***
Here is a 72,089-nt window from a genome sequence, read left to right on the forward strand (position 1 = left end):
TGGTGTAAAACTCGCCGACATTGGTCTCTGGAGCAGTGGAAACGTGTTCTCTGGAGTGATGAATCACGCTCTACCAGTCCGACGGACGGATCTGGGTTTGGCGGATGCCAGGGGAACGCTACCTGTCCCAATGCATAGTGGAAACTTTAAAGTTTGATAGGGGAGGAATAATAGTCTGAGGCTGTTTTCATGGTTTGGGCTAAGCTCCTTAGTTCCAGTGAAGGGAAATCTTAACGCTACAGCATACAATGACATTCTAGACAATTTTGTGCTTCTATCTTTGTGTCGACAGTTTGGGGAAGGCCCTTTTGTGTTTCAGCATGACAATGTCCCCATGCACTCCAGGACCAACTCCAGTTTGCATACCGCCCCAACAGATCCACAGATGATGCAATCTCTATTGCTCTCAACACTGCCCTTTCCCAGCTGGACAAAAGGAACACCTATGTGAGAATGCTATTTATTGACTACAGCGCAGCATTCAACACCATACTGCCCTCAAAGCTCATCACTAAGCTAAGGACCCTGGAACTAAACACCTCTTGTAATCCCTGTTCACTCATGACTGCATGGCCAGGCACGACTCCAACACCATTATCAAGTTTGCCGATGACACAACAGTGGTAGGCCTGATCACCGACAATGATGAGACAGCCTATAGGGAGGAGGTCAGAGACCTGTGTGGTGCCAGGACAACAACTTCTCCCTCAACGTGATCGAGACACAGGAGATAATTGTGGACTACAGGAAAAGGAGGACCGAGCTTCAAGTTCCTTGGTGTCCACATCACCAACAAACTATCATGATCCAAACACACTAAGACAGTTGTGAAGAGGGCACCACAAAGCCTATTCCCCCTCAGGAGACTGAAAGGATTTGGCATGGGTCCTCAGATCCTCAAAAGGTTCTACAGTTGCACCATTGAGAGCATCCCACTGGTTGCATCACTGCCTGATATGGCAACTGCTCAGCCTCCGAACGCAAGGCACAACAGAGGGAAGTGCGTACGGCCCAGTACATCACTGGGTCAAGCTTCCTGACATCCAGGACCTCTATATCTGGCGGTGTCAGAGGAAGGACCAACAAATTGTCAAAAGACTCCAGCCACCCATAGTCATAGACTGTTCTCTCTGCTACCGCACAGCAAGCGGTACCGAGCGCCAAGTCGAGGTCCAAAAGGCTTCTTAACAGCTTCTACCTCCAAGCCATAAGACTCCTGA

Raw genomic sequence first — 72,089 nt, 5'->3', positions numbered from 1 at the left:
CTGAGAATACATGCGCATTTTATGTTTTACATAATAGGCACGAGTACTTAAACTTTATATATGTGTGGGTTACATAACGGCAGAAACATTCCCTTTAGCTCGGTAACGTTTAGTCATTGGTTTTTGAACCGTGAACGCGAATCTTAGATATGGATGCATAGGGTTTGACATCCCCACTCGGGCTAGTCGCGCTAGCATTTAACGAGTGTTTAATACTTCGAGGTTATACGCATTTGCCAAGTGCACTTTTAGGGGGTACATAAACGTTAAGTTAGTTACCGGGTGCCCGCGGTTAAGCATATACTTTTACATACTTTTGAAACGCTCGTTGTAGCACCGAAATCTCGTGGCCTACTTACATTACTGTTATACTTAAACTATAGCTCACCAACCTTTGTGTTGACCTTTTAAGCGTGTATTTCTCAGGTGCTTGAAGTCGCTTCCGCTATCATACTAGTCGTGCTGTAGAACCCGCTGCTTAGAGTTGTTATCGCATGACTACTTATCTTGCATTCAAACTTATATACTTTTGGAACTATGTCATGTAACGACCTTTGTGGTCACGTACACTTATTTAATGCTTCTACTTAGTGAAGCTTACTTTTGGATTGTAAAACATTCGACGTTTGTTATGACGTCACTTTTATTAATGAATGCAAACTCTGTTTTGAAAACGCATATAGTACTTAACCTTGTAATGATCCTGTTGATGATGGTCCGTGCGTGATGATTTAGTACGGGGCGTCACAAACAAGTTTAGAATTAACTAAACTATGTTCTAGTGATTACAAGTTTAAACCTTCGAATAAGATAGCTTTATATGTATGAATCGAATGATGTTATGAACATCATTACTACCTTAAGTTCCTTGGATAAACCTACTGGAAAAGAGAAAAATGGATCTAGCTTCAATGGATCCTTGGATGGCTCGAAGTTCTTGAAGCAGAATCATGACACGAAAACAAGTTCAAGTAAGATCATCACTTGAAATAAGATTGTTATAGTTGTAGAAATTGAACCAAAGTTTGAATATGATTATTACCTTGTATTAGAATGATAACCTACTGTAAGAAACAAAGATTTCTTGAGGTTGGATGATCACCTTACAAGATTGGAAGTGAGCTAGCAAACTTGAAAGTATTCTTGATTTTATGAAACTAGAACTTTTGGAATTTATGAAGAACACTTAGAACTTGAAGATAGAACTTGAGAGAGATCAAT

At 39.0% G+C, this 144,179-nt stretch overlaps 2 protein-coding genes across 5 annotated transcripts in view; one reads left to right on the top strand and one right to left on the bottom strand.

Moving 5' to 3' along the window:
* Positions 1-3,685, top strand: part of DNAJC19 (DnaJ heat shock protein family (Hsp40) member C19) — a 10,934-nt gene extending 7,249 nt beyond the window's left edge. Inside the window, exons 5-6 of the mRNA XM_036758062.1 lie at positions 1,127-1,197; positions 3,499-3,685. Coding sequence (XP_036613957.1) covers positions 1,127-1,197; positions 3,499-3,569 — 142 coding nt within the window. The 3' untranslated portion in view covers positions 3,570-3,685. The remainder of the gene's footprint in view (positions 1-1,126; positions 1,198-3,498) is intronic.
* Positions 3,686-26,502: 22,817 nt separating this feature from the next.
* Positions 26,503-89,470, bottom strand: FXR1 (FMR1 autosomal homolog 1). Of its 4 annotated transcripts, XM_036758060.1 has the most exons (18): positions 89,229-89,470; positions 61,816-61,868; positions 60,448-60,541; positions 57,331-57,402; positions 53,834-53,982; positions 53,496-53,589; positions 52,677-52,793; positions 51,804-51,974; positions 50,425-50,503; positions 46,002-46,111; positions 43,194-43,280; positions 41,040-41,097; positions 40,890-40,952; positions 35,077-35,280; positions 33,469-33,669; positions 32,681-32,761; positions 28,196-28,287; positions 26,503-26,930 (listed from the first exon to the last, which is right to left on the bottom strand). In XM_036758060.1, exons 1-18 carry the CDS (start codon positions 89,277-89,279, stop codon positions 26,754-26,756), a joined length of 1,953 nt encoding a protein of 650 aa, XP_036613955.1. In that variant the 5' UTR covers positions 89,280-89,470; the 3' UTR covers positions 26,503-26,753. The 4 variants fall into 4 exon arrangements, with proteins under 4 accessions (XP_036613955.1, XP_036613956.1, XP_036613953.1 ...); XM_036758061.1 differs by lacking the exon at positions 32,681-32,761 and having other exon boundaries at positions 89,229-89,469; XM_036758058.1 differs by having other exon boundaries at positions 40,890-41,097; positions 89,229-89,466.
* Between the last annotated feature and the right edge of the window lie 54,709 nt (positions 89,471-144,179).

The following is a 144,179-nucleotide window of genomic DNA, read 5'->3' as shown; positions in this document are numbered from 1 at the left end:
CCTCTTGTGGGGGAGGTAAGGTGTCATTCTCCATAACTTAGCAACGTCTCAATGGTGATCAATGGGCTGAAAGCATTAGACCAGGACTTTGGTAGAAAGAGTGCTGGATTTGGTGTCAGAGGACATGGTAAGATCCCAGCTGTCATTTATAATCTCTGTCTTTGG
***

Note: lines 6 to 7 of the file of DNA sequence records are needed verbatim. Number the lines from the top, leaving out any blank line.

Moving 5' to 3' along the window:
* Positions 1-3,685, top strand: part of DNAJC19 (DnaJ heat shock protein family (Hsp40) member C19) — a 10,934-nt gene extending 7,249 nt beyond the window's left edge. Inside the window, exons 5-6 of the mRNA XM_036758062.1 lie at positions 1,127-1,197; positions 3,499-3,685. Coding sequence (XP_036613957.1) covers positions 1,127-1,197; positions 3,499-3,569 — 142 coding nt within the window. The 3' untranslated portion in view covers positions 3,570-3,685. The remainder of the gene's footprint in view (positions 1-1,126; positions 1,198-3,498) is intronic.